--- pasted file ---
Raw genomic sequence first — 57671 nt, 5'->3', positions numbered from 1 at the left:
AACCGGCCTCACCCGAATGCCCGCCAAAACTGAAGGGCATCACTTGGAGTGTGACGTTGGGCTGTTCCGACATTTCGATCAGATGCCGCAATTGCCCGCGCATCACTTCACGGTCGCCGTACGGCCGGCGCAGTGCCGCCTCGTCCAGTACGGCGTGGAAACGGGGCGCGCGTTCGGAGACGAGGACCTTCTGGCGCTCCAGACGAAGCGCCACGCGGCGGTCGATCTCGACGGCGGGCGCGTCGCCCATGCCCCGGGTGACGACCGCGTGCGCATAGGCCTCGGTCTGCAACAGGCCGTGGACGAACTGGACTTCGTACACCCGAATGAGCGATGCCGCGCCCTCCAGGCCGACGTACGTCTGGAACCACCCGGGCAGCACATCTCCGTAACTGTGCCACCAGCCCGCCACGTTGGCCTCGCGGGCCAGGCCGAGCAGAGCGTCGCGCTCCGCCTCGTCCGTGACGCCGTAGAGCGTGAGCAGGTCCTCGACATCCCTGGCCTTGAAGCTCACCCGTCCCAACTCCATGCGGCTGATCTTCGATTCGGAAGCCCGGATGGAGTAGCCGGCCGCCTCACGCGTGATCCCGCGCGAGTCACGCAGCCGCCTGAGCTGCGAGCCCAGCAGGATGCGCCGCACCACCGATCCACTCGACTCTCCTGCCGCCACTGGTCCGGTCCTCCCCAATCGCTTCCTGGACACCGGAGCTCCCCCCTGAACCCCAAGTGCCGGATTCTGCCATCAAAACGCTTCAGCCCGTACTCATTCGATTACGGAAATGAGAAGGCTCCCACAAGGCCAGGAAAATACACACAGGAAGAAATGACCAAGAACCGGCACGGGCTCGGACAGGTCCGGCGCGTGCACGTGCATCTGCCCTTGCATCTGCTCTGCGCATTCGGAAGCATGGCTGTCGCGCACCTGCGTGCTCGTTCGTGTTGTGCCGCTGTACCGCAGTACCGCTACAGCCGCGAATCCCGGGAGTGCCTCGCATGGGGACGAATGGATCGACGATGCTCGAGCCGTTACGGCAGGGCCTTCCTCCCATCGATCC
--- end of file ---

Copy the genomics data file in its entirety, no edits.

Raw genomic sequence first — 57671 nt, 5'->3', positions numbered from 1 at the left:
AACCGGCCTCACCCGAATGCCCGCCAAAACTGAAGGGCATCACTTGGAGTGTGACGTTGGGCTGTTCCGACATTTCGATCAGATGCCGCAATTGCCCGCGCATCACTTCACGGTCGCCGTACGGCCGGCGCAGTGCCGCCTCGTCCAGTACGGCGTGGAAACGGGGCGCGCGTTCGGAGACGAGGACCTTCTGGCGCTCCAGACGAAGCGCCACGCGGCGGTCGATCTCGACGGCGGGCGCGTCGCCCATGCCCCGGGTGACGACCGCGTGCGCATAGGCCTCGGTCTGCAACAGGCCGTGGACGAACTGGACTTCGTACACCCGAATGAGCGATGCCGCGCCCTCCAGGCCGACGTACGTCTGGAACCACCCGGGCAGCACATCTCCGTAACTGTGCCACCAGCCCGCCACGTTGGCCTCGCGGGCCAGGCCGAGCAGAGCGTCGCGCTCCGCCTCGTCCGTGACGCCGTAGAGCGTGAGCAGGTCCTCGACATCCCTGGCCTTGAAGCTCACCCGTCCCAACTCCATGCGGCTGATCTTCGATTCGGAAGCCCGGATGGAGTAGCCGGCCGCCTCACGCGTGATCCCGCGCGAGTCACGCAGCCGCCTGAGCTGCGAGCCCAGCAGGATGCGCCGCACCACCGATCCACTCGACTCTCCTGCCGCCACTGGTCCGGTCCTCCCCAATCGCTTCCTGGACACCGGAGCTCCCCCCTGAACCCCAAGTGCCGGATTCTGCCATCAAAACGCTTCAGCCCGTACTCATTCGATTACGGAAATGAGAAGGCTCCCACAAGGCCAGGAAAATACACACAGGAAGAAATGACCAAGAACCGGCACGGGCTCGGACAGGTCCGGCGCGTGCACGTGCATCTGCCCTTGCATCTGCTCTGCGCATTCGGAAGCATGGCTGTCGCGCACCTGCGTGCTCGTTCGTGTTGTGCCGCTGTACCGCAGTACCGCTACAGCCGCGAATCCCGGGAGTGCCTCGCATGGGGACGAATGGATCGACGATGCTCGAGCCGTTACGGCAGGGCCTTCCTCCCATCGATCC